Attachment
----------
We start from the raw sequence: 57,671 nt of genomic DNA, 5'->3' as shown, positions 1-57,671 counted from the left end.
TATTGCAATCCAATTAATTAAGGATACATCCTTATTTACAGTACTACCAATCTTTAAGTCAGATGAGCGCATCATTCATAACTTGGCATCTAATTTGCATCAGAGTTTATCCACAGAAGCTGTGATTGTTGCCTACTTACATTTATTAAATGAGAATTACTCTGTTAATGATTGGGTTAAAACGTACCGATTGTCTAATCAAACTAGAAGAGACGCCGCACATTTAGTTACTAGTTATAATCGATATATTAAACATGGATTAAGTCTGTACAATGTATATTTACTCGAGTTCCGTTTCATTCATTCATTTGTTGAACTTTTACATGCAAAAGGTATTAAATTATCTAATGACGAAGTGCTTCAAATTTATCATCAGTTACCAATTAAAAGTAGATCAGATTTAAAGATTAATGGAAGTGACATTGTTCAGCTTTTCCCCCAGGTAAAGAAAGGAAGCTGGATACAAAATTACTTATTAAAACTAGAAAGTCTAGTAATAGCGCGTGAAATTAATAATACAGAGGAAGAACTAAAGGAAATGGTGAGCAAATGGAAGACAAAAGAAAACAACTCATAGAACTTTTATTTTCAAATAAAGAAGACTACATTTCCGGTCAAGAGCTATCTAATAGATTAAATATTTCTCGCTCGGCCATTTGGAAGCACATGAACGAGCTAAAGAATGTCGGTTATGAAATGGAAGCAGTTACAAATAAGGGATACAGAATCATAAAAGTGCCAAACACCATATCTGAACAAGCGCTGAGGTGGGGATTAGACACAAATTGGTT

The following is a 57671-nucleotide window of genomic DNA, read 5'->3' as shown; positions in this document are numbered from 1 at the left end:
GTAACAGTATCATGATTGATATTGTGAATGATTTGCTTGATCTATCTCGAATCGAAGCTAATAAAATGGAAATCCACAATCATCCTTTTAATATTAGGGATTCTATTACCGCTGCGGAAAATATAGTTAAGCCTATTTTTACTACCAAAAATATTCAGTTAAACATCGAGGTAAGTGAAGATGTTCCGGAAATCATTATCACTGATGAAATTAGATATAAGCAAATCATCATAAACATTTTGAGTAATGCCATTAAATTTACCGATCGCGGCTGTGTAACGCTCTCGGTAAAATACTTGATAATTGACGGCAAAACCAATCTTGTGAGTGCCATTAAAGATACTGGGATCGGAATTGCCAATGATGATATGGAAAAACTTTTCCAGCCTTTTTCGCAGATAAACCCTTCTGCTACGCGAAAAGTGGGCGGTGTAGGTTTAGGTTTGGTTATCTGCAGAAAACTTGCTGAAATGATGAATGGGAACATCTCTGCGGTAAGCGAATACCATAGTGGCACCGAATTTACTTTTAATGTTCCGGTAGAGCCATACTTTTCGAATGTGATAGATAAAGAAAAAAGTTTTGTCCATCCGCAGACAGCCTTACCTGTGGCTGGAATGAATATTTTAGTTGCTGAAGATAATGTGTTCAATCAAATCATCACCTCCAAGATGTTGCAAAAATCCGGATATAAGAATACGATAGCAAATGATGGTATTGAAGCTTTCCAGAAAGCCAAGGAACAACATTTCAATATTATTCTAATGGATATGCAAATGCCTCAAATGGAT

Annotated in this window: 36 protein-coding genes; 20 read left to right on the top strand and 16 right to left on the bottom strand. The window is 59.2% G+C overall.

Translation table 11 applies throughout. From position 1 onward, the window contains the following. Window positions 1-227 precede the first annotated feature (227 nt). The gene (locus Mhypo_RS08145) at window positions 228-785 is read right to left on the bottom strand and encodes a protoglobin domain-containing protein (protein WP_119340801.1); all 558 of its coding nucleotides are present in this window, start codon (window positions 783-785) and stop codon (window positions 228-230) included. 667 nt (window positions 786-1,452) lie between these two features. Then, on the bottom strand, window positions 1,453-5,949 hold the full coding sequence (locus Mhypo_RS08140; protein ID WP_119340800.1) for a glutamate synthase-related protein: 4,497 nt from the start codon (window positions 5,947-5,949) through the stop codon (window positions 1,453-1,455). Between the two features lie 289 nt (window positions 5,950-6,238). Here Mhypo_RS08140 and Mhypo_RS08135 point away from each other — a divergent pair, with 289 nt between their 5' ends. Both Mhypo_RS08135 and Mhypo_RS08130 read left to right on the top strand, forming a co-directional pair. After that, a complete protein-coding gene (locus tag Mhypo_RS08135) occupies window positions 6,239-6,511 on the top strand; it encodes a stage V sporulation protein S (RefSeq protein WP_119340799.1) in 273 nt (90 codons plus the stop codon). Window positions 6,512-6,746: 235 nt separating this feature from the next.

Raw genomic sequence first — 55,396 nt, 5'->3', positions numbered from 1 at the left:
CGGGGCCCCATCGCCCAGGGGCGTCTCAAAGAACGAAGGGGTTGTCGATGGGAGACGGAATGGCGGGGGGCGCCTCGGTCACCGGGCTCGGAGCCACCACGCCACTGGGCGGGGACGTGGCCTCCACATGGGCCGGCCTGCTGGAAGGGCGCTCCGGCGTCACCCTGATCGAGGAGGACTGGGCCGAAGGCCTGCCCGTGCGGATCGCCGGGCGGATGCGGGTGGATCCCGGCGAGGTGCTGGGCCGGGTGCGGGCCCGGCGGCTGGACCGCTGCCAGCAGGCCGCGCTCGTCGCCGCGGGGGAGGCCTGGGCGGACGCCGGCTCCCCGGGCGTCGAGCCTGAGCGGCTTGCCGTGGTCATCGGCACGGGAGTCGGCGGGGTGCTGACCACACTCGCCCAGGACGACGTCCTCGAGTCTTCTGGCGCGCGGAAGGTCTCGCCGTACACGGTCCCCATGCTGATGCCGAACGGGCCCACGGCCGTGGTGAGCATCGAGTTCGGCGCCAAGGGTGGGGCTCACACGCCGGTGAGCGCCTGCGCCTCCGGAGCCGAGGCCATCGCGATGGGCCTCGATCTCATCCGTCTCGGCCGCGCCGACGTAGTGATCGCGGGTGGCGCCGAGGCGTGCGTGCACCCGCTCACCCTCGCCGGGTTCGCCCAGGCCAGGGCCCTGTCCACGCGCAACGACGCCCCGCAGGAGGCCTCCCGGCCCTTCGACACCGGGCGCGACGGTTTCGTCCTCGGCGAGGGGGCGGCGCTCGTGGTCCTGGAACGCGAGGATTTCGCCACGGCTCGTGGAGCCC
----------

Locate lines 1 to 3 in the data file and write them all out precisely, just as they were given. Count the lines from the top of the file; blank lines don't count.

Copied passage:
We start from the raw sequence: 57,671 nt of genomic DNA, 5'->3' as shown, positions 1-57,671 counted from the left end.
TATTGCAATCCAATTAATTAAGGATACATCCTTATTTACAGTACTACCAATCTTTAAGTCAGATGAGCGCATCATTCATAACTTGGCATCTAATTTGCATCAGAGTTTATCCACAGAAGCTGTGATTGTTGCCTACTTACATTTATTAAATGAGAATTACTCTGTTAATGATTGGGTTAAAACGTACCGATTGTCTAATCAAACTAGAAGAGACGCCGCACATTTAGTTACTAGTTATAATCGATATATTAAACATGGATTAAGTCTGTACAATGTATATTTACTCGAGTTCCGTTTCATTCATTCATTTGTTGAACTTTTACATGCAAAAGGTATTAAATTATCTAATGACGAAGTGCTTCAAATTTATCATCAGTTACCAATTAAAAGTAGATCAGATTTAAAGATTAATGGAAGTGACATTGTTCAGCTTTTCCCCCAGGTAAAGAAAGGAAGCTGGATACAAAATTACTTATTAAAACTAGAAAGTCTAGTAATAGCGCGTGAAATTAATAATACAGAGGAAGAACTAAAGGAAATGGTGAGCAAATGGAAGACAAAAGAAAACAACTCATAGAACTTTTATTTTCAAATAAAGAAGACTACATTTCCGGTCAAGAGCTATCTAATAGATTAAATATTTCTCGCTCGGCCATTTGGAAGCACATGAACGAGCTAAAGAATGTCGGTTATGAAATGGAAGCAGTTACAAATAAGGGATACAGAATCATAAAAGTGCCAAACACCATATCTGAACAAGCGCTGAGGTGGGGATTAGACACAAATTGGTT

The following is a 57671-nucleotide window of genomic DNA, read 5'->3' as shown; positions in this document are numbered from 1 at the left end: